Oddly, Lowe and Webb release the pitch from about the same spot. Pineiro seems to vary his slot, based on the angle and dispersion of release points. Lowe is the most consistent, you may not even be able to make out his dots, they are a tight blob in the middle of Webb's.
When it comes to location, all three pitchers kept it down in the starts we're looking at. Lowe's control was phenomenal with his sinker. Low but in the zone. Pineiro missed low, while Webb, somewhat surprisingly, missed high a few times. All had good control of the sinker, though.
Putting it all together, the flight paths. Be sure to click for the big version, and squint to see the three paths, there is a ton of overlap.
Pineiro's sinker may not have the movement of Lowe's or Webb's, but it's still impressive. Cubs fans shouldn't lament the shut-out, he's not the same pitcher we've seen in the past.
The variance in Pineiro's arm angle makes me wonder what's going on, but that will require another look.
Sunday, May 17, 2009
Friday, May 15, 2009
Thanks to a rainy Friday in Chicago, Randy Wells has been bumped to Saturday's game against Roy Oswalt and the Houston Astros. Sean Marshall, originally scheduled to face Oswalt, will spend a turn of the rotation in the bullpen. He's expected to start later next week against St. Louis, according to cubs.com.
The Astros flipped Friday starter Brian Moehler to Sunday, knocking Felipe Paulino off the Cubs' radar screen. Moehler will face Rich Harden. Sunday's High-A game for the Daytona Cubs will feature Carlos Zambrano, making a rehab start. Cubs.com says Big Z could be back to face the Friars on May 22 in San Diego.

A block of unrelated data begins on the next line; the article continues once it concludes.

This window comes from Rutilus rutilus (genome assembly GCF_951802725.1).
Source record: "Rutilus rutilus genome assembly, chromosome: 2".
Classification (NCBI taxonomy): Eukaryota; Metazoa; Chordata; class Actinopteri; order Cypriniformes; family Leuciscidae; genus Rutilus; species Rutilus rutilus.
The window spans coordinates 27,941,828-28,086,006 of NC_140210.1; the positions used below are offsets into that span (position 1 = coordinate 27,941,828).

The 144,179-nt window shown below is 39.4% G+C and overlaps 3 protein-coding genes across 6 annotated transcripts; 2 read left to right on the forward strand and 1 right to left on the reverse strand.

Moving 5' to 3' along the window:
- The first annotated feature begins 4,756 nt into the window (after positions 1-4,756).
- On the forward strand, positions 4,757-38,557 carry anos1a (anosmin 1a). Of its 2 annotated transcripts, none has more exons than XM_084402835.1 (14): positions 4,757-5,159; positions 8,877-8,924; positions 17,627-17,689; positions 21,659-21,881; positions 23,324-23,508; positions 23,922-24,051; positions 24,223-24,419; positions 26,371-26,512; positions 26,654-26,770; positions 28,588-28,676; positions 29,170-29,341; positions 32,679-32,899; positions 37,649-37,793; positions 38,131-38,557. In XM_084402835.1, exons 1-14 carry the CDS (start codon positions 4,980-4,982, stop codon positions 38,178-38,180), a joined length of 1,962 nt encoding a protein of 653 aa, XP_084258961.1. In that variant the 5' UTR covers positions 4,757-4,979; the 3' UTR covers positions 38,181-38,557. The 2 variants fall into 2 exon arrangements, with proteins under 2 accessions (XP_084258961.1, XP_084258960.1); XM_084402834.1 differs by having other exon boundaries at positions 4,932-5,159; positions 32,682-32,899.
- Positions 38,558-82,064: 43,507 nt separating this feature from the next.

Thursday, May 14, 2009
Wednesday, May 13, 2009
The opening night of a six-game homestand at Wrigley went well for the Cubs. They came back behind six solid innings from Rich Harden, and they did it against none other than Jake Peavy. I've got some comments about Jake and Rich at Out of the Ivy.
The focus here will be on the array of sliders thrown by both both pitching staffs.
Carlos Marmol, Kevin Gregg, Aaron Heilman, Jake Peavy, Edwin Moreno and Cla Meredith all threw some sliders on Monday night. They also threw fastballs, of course. Some throw more than one type. In those cases, I picked their primary pitch for comparison.
|Slider Movement (inches)|
|Pitcher||Spin Movement||Diff. from Fastball|
Marmol and Peavy are not just best of this pack, but amongst all pitchers in the majors. Meredith's looks weak, but, remember, he's a submariner.
Enough yammering, click the images for full-sized versions.
- Harden looked good, average 92.4 mph and maxing out at 94.7 in his final inning.
- Heilman may have scrapped the splitter, he threw one of his old change-ups and none of his new pitch.
- Marmol's five sliders were all against left-handed batters.
Sunday, May 10, 2009
A quick note on some of the stuff covered here at Cubs f/x since the season began. Check out the archives in the sidebar for background.
- Geovany Soto has his bat off his shoulder now, attacking pitches in the zone. He's not hitting anything very hard, but his zone judgment is sharp.
- Alfonso Soriano is starting to take a few too many strikes, while also swinging at a few more out of the zone He's still crushing the ball, but his free swinging is starting to take its toll.
- Kosuke Fukudome is still showing fantastic zone judgment and getting his share of hits. But he's not hitting the ball as hard, which may be why he's seeing a few more strikes these days.